Jay Curry: Talk to me just a minute about, what’s that mean? Do we call each of the three and tell them we want to put a freeze. And can you take that off? Give us a little information on it.
Ken Dwight: In general terms, you can either go to the Web site or call them and say “I want a credit freeze”. And there’s normally a charge, it’s nominal, I think 10 or 11 dollars to put the credit freeze on. As part of that process they’ll give you a pin. So that if you need to unlock it for any reason, for any particular inquiry or length of time, you have to have that pin.
Jay Curry: Good. Folks, I hope you’re listening. This is really powerful stuff and you need to be aware that this is going on. Is there anything that a CEO can do for, like on virus, where can, can they contact you? Will you come in and do an assessment? What do they do upfront?
Ken Dwight: Sure, I do that. They’re welcome to contact me at my web site, Thevirusdoc.com.
Jay Curry: Thevirusdoc.com
Ken Dwight: Right. I also train a lot of other techies to do what I do. And so, if you’re not in the Houston area, I have, have trained technicians all over the country, in fact, internationally as well. One quick piece of advice on ransomware. If your technicians says “Well, the only thing we can do is wipe everything and reload.” (BUZZER SOUND).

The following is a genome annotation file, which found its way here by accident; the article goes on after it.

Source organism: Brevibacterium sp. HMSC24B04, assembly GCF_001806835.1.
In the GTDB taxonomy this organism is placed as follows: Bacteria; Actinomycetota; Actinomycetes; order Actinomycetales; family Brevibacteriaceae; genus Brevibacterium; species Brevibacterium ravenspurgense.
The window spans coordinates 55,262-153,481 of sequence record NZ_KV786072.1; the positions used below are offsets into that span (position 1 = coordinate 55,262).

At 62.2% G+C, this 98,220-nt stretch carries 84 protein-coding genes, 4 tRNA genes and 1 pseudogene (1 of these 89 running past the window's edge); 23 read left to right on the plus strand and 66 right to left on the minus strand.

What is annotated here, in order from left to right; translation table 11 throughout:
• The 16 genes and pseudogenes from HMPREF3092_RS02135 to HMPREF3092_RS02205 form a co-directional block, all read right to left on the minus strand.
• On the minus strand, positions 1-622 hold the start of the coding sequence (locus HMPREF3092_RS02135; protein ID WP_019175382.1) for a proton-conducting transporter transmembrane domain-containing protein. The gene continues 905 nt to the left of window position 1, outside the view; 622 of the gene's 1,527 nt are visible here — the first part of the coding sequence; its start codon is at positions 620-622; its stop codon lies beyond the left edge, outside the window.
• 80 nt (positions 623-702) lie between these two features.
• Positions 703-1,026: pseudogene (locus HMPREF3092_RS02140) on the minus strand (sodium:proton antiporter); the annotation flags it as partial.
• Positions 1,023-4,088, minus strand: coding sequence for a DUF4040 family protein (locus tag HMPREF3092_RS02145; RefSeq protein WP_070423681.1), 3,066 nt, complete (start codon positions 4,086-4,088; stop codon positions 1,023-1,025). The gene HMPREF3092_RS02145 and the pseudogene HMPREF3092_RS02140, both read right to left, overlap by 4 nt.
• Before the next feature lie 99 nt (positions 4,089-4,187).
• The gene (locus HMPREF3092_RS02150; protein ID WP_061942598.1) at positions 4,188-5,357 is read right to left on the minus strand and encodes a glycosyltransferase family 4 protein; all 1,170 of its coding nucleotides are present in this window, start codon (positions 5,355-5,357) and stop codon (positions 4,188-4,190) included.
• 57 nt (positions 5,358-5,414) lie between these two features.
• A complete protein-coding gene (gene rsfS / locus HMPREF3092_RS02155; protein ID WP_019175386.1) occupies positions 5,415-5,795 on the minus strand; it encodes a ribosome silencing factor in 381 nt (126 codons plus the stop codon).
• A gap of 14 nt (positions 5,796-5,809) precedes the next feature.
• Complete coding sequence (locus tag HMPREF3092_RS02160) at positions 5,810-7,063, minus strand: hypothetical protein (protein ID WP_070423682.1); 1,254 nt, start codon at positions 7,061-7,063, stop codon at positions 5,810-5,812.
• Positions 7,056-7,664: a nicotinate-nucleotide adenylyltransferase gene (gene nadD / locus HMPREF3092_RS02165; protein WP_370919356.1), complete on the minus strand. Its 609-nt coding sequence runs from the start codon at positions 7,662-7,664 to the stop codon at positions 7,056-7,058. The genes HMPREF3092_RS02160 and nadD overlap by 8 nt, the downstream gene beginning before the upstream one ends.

Jay Curry: Don’t do it.
Ken Dwight: Wrong answer.
Jay Curry: Don’t do it.
Ken Dwight: That has never been a prudent or even necessary step in the case of ransomware. Because with ransomware, your computer, well, it’s a long story.
Jay Curry: Just don’t do it.
Ken Dwight: Don’t do it.
Jay Curry: Okay. Folks we’ve been talking to Ken Dwight, “The Virus Doctor”. You can reach him at thevirusdoctor.com.
Ken Dwight: Nope. Just thevirusdoc.com.
Jay Curry: Just thevirusdoc.com. All right. We got to go pay some bills, take a break. This is going to be a great program. We’re just getting started, so hold on, we’ll be right back.
Sponsored in part by:
Jay W. Curry
Along with hosting “Texas Business Radio”, Jay is a Professional Certified Coach and Master Chair facilitating four Houston-based Vistage peer groups. In addition to being a best selling non-fiction author, the 2015 release of his award winning novel, Nixon and Dovey: the Legend Returns, adds novelist to his title. Jay holds a BS in Mathematics from Oklahoma State and an MS in Computer Science from Kansas State. You can learn more about Jay HERE.